This is a part of GT MAP activities. GT MAP is a place for research discussion and collaboration. We welcome participation of any researcher interested in discussing his/her project and exchange ideas with Mathematicians.
View PHOTOS from the event.
There will be light refreshments through out the event. This seminar will be held in Skiles 006 and refreshments at Skiles Atrium.
A couple of members of Prof. Rimoli's group will present their research
3:00 PM - 3:45PM Prof. Julian Rimoli will give a talk.
3:45PM -- 4:00PM Break with Discussions
4:00PM - 4:25PM another talk. Dr. Raj Kumar Pal will join the discussion
4:25PM - 5PM Discussion of open problems stemming from the presentations.
Title: Mechanical response of three-dimensional tensegrity lattices
Abstract: Most available techniques for the design of tensegrity structures can be grouped in two categories. On the one hand, methods that rely on the systematic application of topological and geometric rules to regular polyhedrons have been applied to the generation of tensegrity elementary cells. On the other hand, efforts have been made to either combine elementary cells or apply rules of self-similarity in order to generate complex structures of engineering interest, for example, columns, beams and plates. However, perhaps due to the lack of adequate symmetries on traditional tensegrity elementary cells, the design of three-dimensional tensegrity lattices has remained an elusive goal. In this work, we first develop a method to construct three-dimensional tensegrity lattices from truncated octahedron elementary cells. The required space-tiling translational symmetry is achieved by performing recursive reflection operations on the elementary cells. We then analyze the mechanical response of the resulting lattices in the fully nonlinear regime via two distinctive approaches: we first adopt a discrete reduced-order model that explicitly accounts for the deformation of individual tensegrity members, and we then utilize this model as the basis for the development of a continuum approximation for the tensegrity lattices. Using this homogenization method, we study tensegrity lattices under a wide range of loading conditions and prestressed configurations. We present Ashby charts for yield strength to density ratio to illustrate how our tensegrity lattices can potentially achieve superior performance when compared to other lattices available in the literature. Finally, using the discrete model, we analyze wave propagation on a finite tensegrity lattice impacting a rigid wall.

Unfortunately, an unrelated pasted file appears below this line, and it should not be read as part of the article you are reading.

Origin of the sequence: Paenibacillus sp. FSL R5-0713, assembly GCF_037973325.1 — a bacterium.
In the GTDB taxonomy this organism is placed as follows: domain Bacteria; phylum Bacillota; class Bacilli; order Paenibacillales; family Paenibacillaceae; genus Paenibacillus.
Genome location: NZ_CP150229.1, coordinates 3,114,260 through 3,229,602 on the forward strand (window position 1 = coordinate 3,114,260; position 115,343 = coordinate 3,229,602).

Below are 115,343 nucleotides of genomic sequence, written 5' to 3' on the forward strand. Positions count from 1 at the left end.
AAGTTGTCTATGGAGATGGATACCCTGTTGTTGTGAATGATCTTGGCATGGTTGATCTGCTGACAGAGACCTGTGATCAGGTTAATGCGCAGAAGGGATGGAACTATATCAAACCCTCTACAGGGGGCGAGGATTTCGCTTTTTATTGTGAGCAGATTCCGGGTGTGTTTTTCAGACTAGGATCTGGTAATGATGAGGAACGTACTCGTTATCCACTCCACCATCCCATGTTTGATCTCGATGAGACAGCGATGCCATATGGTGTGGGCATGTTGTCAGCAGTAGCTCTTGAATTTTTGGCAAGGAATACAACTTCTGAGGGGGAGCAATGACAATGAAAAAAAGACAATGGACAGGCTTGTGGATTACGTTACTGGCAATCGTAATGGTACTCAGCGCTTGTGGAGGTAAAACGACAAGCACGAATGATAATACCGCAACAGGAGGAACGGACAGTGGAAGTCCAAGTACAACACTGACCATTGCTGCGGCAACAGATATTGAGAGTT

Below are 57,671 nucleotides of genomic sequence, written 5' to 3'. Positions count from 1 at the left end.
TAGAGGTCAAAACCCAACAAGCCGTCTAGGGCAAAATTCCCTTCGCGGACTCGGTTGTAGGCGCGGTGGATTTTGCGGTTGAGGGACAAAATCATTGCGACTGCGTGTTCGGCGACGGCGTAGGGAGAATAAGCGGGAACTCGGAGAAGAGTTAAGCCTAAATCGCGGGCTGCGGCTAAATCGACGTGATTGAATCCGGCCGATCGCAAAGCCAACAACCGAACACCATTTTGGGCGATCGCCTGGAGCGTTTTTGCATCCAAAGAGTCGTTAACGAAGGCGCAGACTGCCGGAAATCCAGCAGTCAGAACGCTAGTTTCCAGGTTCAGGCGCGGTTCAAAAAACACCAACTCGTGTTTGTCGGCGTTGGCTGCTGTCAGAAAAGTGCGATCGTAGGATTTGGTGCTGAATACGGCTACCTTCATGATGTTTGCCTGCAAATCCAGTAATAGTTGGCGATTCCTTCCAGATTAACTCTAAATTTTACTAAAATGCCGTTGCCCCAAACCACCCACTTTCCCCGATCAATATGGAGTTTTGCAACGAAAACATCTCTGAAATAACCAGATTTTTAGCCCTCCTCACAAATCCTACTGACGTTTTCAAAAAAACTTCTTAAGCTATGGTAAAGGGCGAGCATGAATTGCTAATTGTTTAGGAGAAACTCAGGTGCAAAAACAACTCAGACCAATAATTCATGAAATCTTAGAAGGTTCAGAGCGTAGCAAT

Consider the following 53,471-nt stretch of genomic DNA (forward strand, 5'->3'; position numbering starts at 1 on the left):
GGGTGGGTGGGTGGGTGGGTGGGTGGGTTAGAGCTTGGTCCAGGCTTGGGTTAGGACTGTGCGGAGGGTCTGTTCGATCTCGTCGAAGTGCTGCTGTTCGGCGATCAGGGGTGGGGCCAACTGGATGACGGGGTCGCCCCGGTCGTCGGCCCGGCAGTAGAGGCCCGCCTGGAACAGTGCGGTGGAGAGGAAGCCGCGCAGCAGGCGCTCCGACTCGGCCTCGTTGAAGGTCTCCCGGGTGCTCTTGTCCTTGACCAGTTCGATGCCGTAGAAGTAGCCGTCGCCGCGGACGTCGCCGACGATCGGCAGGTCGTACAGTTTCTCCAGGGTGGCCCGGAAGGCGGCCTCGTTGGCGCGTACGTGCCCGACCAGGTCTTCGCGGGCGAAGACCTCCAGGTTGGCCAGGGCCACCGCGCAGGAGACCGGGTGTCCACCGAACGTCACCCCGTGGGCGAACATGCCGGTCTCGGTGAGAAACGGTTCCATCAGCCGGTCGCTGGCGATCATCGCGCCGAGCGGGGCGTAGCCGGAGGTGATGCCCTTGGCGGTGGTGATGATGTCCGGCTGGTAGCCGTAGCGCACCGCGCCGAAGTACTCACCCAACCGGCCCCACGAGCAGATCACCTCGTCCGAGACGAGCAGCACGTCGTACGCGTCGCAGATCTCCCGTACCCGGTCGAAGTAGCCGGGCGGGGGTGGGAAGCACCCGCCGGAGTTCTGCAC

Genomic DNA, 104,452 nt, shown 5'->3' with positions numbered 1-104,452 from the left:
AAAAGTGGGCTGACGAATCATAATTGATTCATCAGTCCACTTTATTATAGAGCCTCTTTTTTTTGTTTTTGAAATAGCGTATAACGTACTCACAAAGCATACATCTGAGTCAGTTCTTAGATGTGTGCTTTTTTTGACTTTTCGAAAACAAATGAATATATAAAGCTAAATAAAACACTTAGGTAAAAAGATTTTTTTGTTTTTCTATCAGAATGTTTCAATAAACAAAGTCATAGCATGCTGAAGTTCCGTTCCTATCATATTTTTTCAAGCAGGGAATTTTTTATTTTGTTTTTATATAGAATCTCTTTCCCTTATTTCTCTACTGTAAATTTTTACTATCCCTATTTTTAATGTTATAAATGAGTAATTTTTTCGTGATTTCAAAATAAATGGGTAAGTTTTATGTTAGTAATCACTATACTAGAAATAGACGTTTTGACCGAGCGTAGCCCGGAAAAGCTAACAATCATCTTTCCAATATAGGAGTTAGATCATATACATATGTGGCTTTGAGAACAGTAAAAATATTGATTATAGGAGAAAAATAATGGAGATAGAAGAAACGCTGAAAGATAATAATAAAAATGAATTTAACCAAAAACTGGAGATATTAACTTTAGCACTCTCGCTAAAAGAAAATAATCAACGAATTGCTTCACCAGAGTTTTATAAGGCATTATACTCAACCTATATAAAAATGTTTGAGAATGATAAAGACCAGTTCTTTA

Biography: Julian J. Rimoli is an assistant professor of aerospace engineering at the Georgia Institute of Technology. Dr. Rimoli obtained his engineering diploma in aeronautics from Universidad Nacional de La Plata in 2001. He moved to the United States in 2004 and pursued graduate studies at Caltech, receiving his M.Sc. in aeronautics in 2005 and his Ph.D. in aeronautics in 2009. He then accepted a postdoctoral associate position at the Department of Aeronautics and Astronautics at MIT in Cambridge, MA, where he conducted research and supervised graduate students for more than a year and a half. In January 2011, Dr. Rimoli joined Georgia Tech as assistant professor of aerospace engineering. His research interests lie within the broad field of computational solid mechanics with particular focus on aerospace applications. Dr. Rimoli has a special interest in problems involving multiple length and time scales, and in the development of theories and computational techniques for seamlessly bridging those scales. He is a member of AIAA, ASME, and USACM and is the recipient of the NSF CAREER Award, the Donald W. Douglas Prize Fellowship, the Ernest E. Sechler Memorial Award in Aeronautics, the James Clerk Maxwell Young Writers Prize, the Loockheed Dean's Award for Excellence in Teaching, and the Goizueta Junior Faculty Professorship.